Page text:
The I-35W bridge in Minneapolis collapsed on Wednesday, Aug. 1, killing 13 people. The following morning, the city’s Metro Transit implemented additional service to accommodate commuters who relied on the bridge for their daily commutes.
“The bridge collapsed at 6:05 [p.m.], and at 8:35 [p.m.] we announced additional bus service for the following day,” said Bob Gibbons, director of customer services at Metro Transit.
Metro Transit readied and deployed 25 additional retirement-aged buses the morning after the collapse. Eighteen of those buses were used to augment the agency’s express bus service. The others supplemented local and regular route service. No new routes were added. Though the agency does not do daily ridership counts, there have been an estimated 1,600 more daily bus riders than average since the collapse, according to Gibbons.
Metro Transit’s immediate response also involved increasing capacity at 12 of its park-and-ride lots. At one lot, that meant adding 91 parking spaces. Free rides were provided from those lots the week following the collapse to help commuters deal with congestion. At those lots where capacity was increased, the agency experienced a 33% increase in parked cars. That increase has mainly sustained, Gibbons said. “If people get on the bus once, they see many of the advantages,” he said.
As part of its long-term solution to deal with traffic congestion caused by the bridge collapse, Metro Transit is looking to add another 50 buses to its routes, based on both demand and funding. To assist with this, the U.S. Department of Transportation provided the agency with $5 million in immediate, emergency funds. Use of the funding is flexible, and does not require the agency to obtain matching local funding. “There’s also talk of a special legislative session for state funding of additional transit,” Gibbons said.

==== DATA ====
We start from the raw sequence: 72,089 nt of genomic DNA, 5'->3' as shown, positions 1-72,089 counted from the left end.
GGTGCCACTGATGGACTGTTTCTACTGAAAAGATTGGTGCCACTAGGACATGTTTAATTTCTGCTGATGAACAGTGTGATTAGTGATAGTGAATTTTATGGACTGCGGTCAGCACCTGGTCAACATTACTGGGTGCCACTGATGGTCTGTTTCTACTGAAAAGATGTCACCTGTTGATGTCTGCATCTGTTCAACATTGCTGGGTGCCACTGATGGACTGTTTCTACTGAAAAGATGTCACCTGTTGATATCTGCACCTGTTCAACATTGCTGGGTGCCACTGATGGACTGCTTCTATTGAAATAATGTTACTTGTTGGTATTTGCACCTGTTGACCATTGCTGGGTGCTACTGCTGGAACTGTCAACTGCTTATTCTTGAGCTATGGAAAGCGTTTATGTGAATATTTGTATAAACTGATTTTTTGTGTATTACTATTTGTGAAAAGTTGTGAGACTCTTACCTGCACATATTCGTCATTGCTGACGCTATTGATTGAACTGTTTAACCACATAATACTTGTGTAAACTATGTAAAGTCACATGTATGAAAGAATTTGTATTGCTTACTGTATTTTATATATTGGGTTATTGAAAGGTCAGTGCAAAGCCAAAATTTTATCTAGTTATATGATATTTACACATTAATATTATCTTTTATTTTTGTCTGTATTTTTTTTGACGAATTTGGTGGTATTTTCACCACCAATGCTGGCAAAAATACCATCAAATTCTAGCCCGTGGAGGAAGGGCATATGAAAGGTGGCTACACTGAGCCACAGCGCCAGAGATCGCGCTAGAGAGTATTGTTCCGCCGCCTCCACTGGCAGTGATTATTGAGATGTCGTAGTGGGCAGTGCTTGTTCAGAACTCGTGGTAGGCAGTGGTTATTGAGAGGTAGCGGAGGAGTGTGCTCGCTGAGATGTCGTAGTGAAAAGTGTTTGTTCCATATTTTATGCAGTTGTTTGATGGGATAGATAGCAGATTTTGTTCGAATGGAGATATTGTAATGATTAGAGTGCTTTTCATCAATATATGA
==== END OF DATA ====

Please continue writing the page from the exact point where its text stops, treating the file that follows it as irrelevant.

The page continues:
The agency’s current plan for the funding involves expansion of the park-and-ride services north of downtown by 2,100 spaces. That would involve enlarging existing lots and building 1,300 additional spaces. “New park-and-ride locations would mean more routes and limited stop service for faster trips on city streets to downtown,” Gibbons said, adding that the additional service would be added for at least a year, if not longer. “If we draw a loyal audience without the bridge, it’s likely people will stay.”
For the additional buses needed to increase route service, Metro Transit can call on an option contract it has with New Flyer for articulated buses, and has been in contact with Gillig, Gibbons said. The agency was also seeking an additional 26 mechanics and 75 part-time bus operators at the end of August.
To help ease the added congestion, the Minnesota Department of Transportation added a traffic lane on the main highways surrounding the bridge by turning the bus-only lane into a traffic lane. “They believe speeds will be maintained at 35 miles per hour, which is the limit in the bus-only lane, so service would not be affected,” Gibbons said.
State officials hope to get a new I-35W bridge built in about a year. There is some discussion about whether or not the new bridge should include plans for a light rail line. No lines had previously been studied for that route, and the addition of light rail could delay construction of the new bridge. “If the bridge is designed to incorporate light rail, it’s likely the expense would be a state expense,” Gibbons said. “The federal government is just interested in rebuilding the bridge. There’s never been a discussion of having a light rail line operational in a year.”
Metro Transit also operates Minneapolis’ light rail line, but since the train service operates south of downtown, service was unaffected by the bridge collapse.